Debt Deal May Threaten McCarthy’s Speakership

National debt clock | Image by rblfmr

President Biden and House Speaker Kevin McCarthy’s negotiating team struck a deal on Saturday to raise the debt ceiling, days before the country was forecast to go into default if a solution was not found. However, some obstacles still remain to finalize the agreement that currently exists in principle.

The news that negotiations had borne fruit was first announced by McCarthy himself.

“I just got off the phone with the president a bit ago. After he wasted time and refused to negotiate for months, we’ve come to an agreement in principle that is worthy of the American people,” the speaker tweeted.

Later that evening, McCarthy told reporters that he expected a vote on the bill to happen Wednesday, as reported by CBS News. The actual bill, called the Fiscal Responsibility Act of 2023, was unveiled to the public on Sunday.

It appears that approval from the House will only come about via a fight. Members of the House Freedom Caucus, which represents the right flank of the GOP, have already voiced their opposition to the bill as currently constituted.

Rep. Chip Roy (R-TX), a member of the Freedom Caucus, did the media rounds decrying the bill. “I personally think this was a complete and total sellout of everything that we accomplished in January, everything that we did in the first Limit, Save, and Grow Act, and everything we accomplished with [border security bill] HR 2,” he told Glenn Beck, calling the deal “a betrayal.”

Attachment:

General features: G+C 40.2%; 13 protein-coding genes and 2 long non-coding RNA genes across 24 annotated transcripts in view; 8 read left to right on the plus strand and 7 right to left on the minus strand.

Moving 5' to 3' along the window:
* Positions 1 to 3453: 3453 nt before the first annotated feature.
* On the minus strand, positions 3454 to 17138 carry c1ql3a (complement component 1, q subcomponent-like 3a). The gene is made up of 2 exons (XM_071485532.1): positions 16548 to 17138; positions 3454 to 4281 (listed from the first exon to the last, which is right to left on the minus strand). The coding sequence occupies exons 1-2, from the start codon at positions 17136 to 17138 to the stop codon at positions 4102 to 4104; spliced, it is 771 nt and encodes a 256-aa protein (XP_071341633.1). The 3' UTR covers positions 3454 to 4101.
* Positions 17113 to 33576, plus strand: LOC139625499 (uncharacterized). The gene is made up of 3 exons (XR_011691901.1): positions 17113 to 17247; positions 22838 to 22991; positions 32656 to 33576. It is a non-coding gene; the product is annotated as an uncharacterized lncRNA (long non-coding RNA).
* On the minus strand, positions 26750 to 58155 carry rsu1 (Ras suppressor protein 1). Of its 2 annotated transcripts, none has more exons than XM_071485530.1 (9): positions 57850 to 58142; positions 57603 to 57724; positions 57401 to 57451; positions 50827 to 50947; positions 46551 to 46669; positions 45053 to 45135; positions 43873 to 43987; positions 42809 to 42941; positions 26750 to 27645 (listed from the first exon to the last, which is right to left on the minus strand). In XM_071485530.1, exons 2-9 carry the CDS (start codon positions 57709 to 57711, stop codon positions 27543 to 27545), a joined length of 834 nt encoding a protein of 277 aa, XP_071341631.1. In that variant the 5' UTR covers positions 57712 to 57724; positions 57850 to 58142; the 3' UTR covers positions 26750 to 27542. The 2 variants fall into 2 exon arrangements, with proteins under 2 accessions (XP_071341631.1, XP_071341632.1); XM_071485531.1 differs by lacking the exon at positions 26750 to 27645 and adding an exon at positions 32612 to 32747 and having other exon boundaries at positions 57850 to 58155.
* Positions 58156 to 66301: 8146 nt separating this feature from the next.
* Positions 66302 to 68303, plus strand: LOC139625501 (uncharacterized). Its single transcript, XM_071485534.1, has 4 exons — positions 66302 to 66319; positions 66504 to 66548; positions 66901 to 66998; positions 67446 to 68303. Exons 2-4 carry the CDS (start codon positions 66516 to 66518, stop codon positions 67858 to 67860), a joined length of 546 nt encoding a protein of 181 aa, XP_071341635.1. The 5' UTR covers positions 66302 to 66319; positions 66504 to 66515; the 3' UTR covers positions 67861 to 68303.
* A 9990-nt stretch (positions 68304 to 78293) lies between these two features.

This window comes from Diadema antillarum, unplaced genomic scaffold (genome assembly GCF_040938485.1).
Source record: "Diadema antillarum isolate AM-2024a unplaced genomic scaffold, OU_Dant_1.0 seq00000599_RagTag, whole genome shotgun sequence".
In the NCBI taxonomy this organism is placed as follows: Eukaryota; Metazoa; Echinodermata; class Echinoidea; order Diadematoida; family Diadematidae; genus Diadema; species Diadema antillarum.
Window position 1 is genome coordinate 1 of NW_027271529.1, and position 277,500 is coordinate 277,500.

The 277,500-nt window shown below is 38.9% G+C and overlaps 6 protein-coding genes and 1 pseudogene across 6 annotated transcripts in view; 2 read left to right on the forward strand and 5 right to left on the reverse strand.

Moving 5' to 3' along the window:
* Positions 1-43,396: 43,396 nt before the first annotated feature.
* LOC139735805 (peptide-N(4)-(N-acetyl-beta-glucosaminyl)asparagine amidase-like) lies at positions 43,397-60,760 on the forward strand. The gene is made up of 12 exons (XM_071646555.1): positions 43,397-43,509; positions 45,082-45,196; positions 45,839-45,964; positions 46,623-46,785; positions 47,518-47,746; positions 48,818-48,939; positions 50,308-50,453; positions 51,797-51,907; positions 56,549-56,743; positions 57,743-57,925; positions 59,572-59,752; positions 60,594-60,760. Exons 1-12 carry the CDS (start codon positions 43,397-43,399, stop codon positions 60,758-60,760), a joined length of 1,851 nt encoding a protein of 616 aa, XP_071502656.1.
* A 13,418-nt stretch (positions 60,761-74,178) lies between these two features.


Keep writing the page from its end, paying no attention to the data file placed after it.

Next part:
In a warning to McCarthy’s continued role as House speaker, Roy told Beck that if he could not kill the bill in committee or on the House floor during the expected Wednesday vote, “We’re gonna have to then regroup and figure out the whole leadership arrangement again.”

Echoing that sentiment was Rep. Dan Bishop (R-NC), another member of the Freedom Caucus, who reportedly told Politico that he was so disappointed with the deal McCarthy struck that he believes it could be grounds for removing him from the speaker role.

Still, another Republican congressman noted for being on the right wing of his party, Thomas Massie of Kentucky, signaled that he would support getting the bill — which he had a role in drafting — out of committee to be voted on by the entire House.

“The Republican controlled Rules Committee, of which I am a member, will ensure that legislators and the public will have three days to read the debt limit bill before Congress votes on it. Text was made available Sunday, so the House can vote Wednesday,” Massie tweeted on Monday.

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